We in RubyGarage also appreciate open source tools for the high quality of it code, which allows us to easily adapt it for our business needs. In addition, such products evolve very quickly, and if you think a particular tool lacks something, most probably someone has already made or at least currently working on a plugin to add the desired functionality.
So when it comes to selecting software for a big enterprise, of course you want to minimize the risks of switching to other software by taking the option offering more functionality and flexibility. And in case the open source solution of your choice doesn't have what you need, you can always make it (or pay for its creation) by yourself!
It may seem controversial that the open source software is more reliable due to its public availability. However, it is the open source approach that significantly increases the number of people checking the software for bugs and quickly fixing them.
Simply put, the more eyes are looking at code, the more bugs will be found and fixed in a stated period of time. Just think about it: the fact that the software has a strong community around it, which is interested to make it better and believes in its future potential, is a great security indicator on its own.
And what about proprietary software? The main problem is that we don’t know. We don’t know how many bugs there are, if they will be fixed and when, how many people are working on that and how much attention they pay to looking for bugs. We can only rely on the company’s reputation, which now gets a pretty unpredictable thing in a long-term period.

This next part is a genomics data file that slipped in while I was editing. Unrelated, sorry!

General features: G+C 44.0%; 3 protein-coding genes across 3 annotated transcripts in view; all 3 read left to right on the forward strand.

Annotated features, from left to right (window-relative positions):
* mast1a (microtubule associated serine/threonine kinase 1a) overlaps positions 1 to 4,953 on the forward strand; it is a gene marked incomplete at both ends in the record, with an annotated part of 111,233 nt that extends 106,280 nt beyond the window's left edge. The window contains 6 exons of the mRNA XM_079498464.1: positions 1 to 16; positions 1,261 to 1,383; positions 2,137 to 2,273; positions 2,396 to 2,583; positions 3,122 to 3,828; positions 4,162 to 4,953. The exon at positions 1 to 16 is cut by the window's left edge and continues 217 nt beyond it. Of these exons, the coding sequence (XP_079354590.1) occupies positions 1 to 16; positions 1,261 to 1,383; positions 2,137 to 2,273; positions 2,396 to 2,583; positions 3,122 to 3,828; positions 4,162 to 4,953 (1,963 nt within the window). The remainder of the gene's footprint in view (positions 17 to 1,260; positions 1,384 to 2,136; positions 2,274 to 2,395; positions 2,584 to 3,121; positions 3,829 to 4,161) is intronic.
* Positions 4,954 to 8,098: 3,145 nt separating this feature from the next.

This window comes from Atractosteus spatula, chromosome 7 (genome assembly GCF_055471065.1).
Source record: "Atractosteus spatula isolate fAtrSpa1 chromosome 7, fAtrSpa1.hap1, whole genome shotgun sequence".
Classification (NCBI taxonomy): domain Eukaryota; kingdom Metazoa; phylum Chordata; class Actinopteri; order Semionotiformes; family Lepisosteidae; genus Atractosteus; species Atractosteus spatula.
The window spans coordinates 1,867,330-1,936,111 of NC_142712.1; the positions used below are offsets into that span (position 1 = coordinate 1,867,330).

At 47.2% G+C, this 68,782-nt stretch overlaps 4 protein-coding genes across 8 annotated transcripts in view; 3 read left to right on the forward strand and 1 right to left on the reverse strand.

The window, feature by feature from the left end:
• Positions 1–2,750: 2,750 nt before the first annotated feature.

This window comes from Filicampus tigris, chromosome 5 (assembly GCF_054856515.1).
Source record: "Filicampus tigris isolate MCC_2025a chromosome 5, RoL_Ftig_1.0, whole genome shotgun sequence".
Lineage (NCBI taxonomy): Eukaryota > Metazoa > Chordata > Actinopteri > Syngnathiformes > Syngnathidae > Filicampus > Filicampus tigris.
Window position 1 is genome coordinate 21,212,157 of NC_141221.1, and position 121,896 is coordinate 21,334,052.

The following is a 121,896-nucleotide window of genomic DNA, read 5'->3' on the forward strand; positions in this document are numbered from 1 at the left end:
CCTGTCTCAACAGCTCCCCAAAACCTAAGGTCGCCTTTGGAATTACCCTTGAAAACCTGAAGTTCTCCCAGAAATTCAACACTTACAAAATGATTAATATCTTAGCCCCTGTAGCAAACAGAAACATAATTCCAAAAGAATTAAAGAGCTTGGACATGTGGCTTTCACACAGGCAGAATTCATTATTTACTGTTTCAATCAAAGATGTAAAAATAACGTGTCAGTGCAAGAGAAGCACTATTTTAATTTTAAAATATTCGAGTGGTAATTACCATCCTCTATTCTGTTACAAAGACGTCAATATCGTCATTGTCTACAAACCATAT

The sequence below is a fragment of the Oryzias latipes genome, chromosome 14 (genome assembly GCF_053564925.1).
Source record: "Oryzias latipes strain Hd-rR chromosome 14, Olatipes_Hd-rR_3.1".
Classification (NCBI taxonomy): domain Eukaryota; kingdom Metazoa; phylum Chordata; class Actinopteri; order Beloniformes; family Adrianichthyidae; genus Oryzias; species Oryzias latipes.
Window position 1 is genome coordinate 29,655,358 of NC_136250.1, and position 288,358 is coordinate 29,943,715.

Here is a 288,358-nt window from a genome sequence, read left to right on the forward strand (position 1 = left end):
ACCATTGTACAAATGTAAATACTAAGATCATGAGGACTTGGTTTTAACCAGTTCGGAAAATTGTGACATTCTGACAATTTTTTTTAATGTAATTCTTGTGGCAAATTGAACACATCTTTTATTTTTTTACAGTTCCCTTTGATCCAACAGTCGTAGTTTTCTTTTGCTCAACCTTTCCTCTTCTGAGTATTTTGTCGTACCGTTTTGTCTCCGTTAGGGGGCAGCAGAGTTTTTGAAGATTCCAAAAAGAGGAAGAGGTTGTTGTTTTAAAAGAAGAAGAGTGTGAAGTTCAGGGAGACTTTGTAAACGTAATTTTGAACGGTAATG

Don’t get us wrong: we’re not saying that the open source software is always more secure. But most of the successful open source tools are indeed protected well, just check the info on the product you want to use to be perfectly sure. Yet to be safe it is always recommended to follow news and update such software as often and quickly as possible to keep it up-to-date and thus protected.
So why open source is still not everywhere? Traditionally, due to the fact that open source software companies revenue exclusively from support and maintenance, they usually do not have money to compete with proprietary software creators in terms of marketing. And thus, the richer companies usually win the battle for the potential user. But that is never an indicator that their products are better.
We agitate to use open source software because this is how we work. We take advantage of open source tools and our experience shows that this approach is extremely reliable and brings a lot of advantages to the way we do our business.
However, that doesn’t mean we'd like everybody to use the open source software exclusively. Other ways exist, for instance, a common case for many companies is a mixed use of both the open source and proprietary software. This is the way Facebook and Google follow, for instance.
So when considering the software to use, be wise and make your own and thought-through decisions.